Previously on The Practice: Lindsay flies to Los Angeles to defend Dennis Mills, accused of murdering Stacy Kingman, a woman with whom he was having an online affair but who he claims never to have met; the victim’s husband trashes Lindsay; Mills’s wife is not sure what to believe; a Los Angeles judge suffering from the heartbreak of over-enunciation denies Bobby a continuance; the D.A. tells DYD&F (well, D, D & F anyway) that he knows all about their "Plan B" garbage; the victim’s sister (a Sister) tells Ellenor to go to hell; a scuzbucket explains his violent-threat-based strategy for picking up women on the Internet; Jimmy tries to dig up dirt on the investigating cop; Ellenor finds a photograph of their client and the victim at the same party; Lindsay confronts Dennis with the photographic evidence.
Lindsay and Bobby are in a cell with Dennis, trying to come up with a plausible explanation for how Dennis’ fingerprints could have gotten on Stacy Kingman’s eyeglasses. Lindsay suggests that maybe a woman spilled her purse and Dennis helped her pick up her things, or perhaps someone left glasses on his desk. Dennis points out that the murder happened a year ago and even if there were some such trivial detail that would explain the fingerprints, he simply can’t remember.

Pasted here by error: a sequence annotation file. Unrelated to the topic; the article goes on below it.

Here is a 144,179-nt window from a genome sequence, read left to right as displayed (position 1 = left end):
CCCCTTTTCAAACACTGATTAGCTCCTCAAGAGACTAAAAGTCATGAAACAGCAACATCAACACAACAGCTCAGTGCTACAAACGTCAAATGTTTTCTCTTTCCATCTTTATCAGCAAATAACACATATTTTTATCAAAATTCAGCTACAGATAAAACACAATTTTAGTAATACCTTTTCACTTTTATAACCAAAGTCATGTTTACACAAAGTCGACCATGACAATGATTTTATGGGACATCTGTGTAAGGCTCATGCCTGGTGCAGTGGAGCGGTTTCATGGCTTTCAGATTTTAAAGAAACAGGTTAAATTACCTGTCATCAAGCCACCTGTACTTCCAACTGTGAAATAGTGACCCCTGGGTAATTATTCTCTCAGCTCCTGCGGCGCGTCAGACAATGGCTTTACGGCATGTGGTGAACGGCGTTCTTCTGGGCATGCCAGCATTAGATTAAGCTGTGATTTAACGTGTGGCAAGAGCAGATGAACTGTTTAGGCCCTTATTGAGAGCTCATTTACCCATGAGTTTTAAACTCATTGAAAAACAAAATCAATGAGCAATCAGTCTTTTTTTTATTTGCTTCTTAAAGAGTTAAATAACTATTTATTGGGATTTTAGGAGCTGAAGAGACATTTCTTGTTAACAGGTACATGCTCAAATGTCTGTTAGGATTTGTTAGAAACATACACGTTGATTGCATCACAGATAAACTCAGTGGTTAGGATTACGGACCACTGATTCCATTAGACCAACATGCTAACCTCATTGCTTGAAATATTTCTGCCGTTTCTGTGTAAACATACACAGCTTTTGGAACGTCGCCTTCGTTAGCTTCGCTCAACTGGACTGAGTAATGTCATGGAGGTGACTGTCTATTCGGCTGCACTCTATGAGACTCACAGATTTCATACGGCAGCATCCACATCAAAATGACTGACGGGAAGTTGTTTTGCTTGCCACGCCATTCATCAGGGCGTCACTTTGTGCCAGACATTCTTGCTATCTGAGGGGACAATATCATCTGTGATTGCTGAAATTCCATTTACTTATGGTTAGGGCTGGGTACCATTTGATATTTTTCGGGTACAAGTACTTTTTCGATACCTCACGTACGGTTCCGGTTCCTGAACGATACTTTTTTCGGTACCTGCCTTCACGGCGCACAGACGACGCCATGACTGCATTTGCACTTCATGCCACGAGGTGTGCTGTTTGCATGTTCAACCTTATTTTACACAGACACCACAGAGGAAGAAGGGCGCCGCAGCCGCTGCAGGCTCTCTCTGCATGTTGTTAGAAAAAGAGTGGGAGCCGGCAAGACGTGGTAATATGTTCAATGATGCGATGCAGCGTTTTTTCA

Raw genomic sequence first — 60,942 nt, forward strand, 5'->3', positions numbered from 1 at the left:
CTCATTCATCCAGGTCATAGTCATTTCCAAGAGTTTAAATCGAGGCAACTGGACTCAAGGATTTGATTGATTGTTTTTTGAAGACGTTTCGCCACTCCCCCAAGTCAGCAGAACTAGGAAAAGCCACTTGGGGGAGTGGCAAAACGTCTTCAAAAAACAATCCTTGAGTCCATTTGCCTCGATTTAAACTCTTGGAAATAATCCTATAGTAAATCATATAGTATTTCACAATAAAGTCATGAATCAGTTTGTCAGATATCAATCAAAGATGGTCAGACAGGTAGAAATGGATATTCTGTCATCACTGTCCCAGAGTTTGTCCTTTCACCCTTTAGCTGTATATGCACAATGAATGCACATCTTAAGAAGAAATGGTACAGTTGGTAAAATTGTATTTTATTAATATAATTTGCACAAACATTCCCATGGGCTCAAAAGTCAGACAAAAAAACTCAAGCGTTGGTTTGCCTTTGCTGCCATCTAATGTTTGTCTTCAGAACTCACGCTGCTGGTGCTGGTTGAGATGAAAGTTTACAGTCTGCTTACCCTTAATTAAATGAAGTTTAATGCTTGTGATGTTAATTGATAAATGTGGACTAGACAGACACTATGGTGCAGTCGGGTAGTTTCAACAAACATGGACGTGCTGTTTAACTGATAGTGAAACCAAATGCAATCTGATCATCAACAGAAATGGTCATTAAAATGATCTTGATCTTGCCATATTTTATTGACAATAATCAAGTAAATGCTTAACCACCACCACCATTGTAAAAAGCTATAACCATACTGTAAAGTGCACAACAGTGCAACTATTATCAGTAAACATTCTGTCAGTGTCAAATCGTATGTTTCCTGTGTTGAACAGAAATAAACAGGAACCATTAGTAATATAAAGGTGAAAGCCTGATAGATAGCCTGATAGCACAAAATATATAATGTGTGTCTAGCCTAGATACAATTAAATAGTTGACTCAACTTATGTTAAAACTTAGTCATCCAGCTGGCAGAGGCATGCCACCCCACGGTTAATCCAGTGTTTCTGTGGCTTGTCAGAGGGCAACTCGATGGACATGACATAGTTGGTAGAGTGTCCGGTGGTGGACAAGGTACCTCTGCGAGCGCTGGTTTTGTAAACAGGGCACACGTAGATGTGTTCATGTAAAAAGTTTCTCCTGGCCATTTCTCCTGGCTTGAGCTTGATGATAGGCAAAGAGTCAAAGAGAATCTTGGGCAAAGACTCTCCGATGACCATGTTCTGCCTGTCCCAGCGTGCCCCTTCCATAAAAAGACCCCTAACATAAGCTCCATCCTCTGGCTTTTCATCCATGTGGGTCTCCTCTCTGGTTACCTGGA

Whoosh, back to the hotel room. Everyone’s sitting around in their casual clothes having a strategy meeting about Dennis’ case. Ellenor says, "Well, at least he’s honest." Bobby points out that he’s also a dead man; even if they can explain away the body in the trunk of the car, Stacy’s eyeglasses were found in a locked desk. Jimmy advances the tired old "Plan B" tactic (create reasonable doubt by accusing someone else) and suggests they accuse Stacy Kingman’s husband. Bobby objects, saying they’ll look like monsters for accusing the widower. (Not that looking like monsters really stopped them from using Plan B in the Vogelman case.) There’s general discussion of the fact that there are some old rumours about Mr. Kingman having an affair, but these are dismissed (rather too readily if you ask me) due to Mr. Kingman’s alibi. Jimmy points out that they’re desperate, the trial starts in ten hours, and if their guy is innocent the most likely candidate is the husband. He suggests Plan B again; Ellenor accuses him of loving Plan B. Lindsay knows the judge, who already hates them, will read them the riot act if they accuse the husband. Jimmy asks Lucy, who’s wearing braids that look way goofy on her, how their client looks, between all the physical and circumstantial evidence, and of course Lucy says, "Guilty." Jimmy states that that’s how their client looks to the world, maybe because he is, but if he’s not, the next best choice is the husband. He insists, "Plan B. No question." No one says anything but Lindsay, Bobby, and Ellenor all look pretty doubtful and dejected.